Africa needs its educated youth who can understand the principles of increased agricultural productivity to participate in the sector. If you put in the right factors of agricultural productionlabour, good seeds, good soil, water, sunshine, plant nutrients, right weed and pest control you will achieve the same result on each occasion – ABUNDANCE.
To achieve that we have to make agriculture cool! And it’s not the cool our generation is familiar with. For the youth or the millennial, cool is not the absence of heat.
It can mean good, pleasant, elegant, fashionable, delicious, and many other things depending on the context in which they use it.
Learning to communicate with this millennial group is a whole subject in itself. For our generation cool is the antonym for heat. Something is cool when it is not hot. If my father should resurrect, he will be totally flabbergasted in his communication with his grandchildren.
For my son when he says ‘Dad your Jacket is cool’ it means my jacket is fashionable or nice. But he can hit you with this one too “Dad you look hot”. It doesn’t mean I am sweating.
Cool- Hot. He might be eating hot food and say “this food is cool”, he means the food is delicious. You don’t need to offer to heat it in the microwave for him. Or my younger son falls of his bike and I ask with concern, “Jesse are you hurt”, “No Dad, I’m cool”. It means he is not
Or “I’m going out for a walk, I’ll be back soon” the answer “cool” here simply means “OK”. And for my daughter Farida “Have you done your homework”? I’m cool simply means “Yes”. In the context in which we are speaking, I believe COOL means attractive. How do we make farming attractive for the young people of Africa? That is what we are talking about today.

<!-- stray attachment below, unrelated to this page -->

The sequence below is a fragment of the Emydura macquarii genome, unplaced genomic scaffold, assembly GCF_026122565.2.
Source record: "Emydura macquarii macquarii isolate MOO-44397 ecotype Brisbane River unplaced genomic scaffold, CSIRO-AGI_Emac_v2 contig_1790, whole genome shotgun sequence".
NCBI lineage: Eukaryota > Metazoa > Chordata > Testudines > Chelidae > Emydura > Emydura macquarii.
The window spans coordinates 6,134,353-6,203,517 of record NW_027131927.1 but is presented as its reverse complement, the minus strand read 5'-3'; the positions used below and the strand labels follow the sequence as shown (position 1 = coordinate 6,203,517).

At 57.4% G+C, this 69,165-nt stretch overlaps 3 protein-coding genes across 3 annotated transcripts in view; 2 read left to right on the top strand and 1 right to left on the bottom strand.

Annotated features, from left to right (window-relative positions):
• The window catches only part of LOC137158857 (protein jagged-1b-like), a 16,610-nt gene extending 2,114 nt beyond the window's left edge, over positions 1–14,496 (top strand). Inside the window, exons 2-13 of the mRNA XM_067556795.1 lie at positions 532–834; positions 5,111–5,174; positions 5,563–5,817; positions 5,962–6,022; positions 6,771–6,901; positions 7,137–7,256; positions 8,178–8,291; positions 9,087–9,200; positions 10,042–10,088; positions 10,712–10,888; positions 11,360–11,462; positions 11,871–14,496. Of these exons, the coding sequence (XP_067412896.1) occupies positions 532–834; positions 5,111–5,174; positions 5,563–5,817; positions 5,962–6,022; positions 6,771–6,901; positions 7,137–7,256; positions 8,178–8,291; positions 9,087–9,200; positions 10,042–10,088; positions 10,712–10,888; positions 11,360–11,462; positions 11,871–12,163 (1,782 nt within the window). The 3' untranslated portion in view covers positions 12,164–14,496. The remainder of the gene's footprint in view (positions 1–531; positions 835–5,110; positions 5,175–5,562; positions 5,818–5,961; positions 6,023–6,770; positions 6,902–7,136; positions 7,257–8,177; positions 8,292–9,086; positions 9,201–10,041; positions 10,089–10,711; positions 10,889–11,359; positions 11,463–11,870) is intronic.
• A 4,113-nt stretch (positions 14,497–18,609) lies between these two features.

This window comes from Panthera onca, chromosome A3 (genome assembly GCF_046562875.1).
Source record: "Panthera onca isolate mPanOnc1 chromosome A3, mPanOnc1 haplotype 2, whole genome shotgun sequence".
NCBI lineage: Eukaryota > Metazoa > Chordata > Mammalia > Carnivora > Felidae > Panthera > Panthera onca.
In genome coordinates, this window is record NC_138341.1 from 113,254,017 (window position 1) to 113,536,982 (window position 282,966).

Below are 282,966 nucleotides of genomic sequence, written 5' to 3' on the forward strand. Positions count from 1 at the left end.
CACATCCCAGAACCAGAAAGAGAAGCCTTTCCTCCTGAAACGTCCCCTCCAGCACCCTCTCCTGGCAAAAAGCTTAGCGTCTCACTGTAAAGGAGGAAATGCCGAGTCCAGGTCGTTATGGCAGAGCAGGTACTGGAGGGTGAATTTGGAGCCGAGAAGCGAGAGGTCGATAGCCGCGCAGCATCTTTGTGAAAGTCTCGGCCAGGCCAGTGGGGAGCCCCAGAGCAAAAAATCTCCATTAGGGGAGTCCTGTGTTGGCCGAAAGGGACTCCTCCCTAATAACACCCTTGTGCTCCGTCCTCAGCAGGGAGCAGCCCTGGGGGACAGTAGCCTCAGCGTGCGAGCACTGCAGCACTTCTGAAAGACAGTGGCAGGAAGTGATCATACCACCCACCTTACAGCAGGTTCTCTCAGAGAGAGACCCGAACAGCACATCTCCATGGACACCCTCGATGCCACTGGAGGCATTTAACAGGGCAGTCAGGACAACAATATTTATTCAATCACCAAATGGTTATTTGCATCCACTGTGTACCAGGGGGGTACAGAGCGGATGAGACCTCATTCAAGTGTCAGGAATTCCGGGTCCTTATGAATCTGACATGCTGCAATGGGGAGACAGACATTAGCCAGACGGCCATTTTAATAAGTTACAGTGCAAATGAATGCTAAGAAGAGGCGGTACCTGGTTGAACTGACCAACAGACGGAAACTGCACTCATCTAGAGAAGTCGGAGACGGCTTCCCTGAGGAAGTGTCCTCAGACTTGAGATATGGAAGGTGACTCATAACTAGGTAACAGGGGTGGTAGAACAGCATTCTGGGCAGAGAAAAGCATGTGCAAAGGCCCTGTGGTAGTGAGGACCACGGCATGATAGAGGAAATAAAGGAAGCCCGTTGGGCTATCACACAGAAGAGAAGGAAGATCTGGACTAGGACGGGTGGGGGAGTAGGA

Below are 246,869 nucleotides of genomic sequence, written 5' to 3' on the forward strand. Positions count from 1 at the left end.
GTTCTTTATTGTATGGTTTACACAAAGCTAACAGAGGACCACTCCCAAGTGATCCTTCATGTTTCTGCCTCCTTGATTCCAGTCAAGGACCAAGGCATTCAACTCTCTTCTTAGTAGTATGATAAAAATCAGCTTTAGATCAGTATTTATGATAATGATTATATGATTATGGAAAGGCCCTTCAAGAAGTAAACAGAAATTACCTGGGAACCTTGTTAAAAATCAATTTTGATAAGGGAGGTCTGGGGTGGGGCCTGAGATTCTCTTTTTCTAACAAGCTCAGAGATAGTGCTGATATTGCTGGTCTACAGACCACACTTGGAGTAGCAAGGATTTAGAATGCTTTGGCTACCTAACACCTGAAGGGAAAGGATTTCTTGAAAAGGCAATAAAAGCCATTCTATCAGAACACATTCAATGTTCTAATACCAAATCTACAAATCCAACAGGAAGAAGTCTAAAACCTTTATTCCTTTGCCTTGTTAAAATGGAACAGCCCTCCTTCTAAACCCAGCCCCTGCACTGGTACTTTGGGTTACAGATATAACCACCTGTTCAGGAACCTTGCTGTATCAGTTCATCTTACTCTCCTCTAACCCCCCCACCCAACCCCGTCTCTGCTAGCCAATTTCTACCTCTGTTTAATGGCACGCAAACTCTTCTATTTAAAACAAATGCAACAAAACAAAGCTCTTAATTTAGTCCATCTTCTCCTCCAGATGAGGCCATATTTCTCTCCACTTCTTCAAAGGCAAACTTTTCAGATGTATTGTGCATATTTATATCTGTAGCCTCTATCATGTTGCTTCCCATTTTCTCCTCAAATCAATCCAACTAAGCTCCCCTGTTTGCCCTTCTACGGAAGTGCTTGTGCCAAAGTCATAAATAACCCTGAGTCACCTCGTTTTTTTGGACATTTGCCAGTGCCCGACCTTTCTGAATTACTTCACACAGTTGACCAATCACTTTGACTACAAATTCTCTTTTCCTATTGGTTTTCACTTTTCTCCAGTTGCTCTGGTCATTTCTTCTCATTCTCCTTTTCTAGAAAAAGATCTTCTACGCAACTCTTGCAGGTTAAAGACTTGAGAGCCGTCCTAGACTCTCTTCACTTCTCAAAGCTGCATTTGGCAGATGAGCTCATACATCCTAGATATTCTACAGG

Ladies and Gentlemen, Whatever this cool means that is what we need in African agriculture. It is COOL we are having this conversation at this time, at the same time it is sad we are having it at a critical time when the world is grappling with climate change, in addition to other pressing issues that require urgent global attention.
Africa has the youngest population in the world. This represents huge opportunities for the continent and the world if we act promptly in engaging these young people. If we do not in good time fashion out effective, sustainable programmes to engage and put these vibrant, creative young people to work, we could be having a major social problem on our hands, a potentially explosive situation with dire consequences reaching beyond Africa.
But working together, ladies and gentlemen, we can address this menacing continental threat. We have an opportunity to channel the unused and boundless energies of our youth into productive agricultural ventures for the benefit of individual households, the continent of Africa and the world at large.
Let us agree though that for many young people, Agriculture is not their preferred career or business option. This is widely due to the perception that Agriculture is not financially rewarding enough; it is not youth friendly enough; and as I said earlier it is not ‘cool’ enough.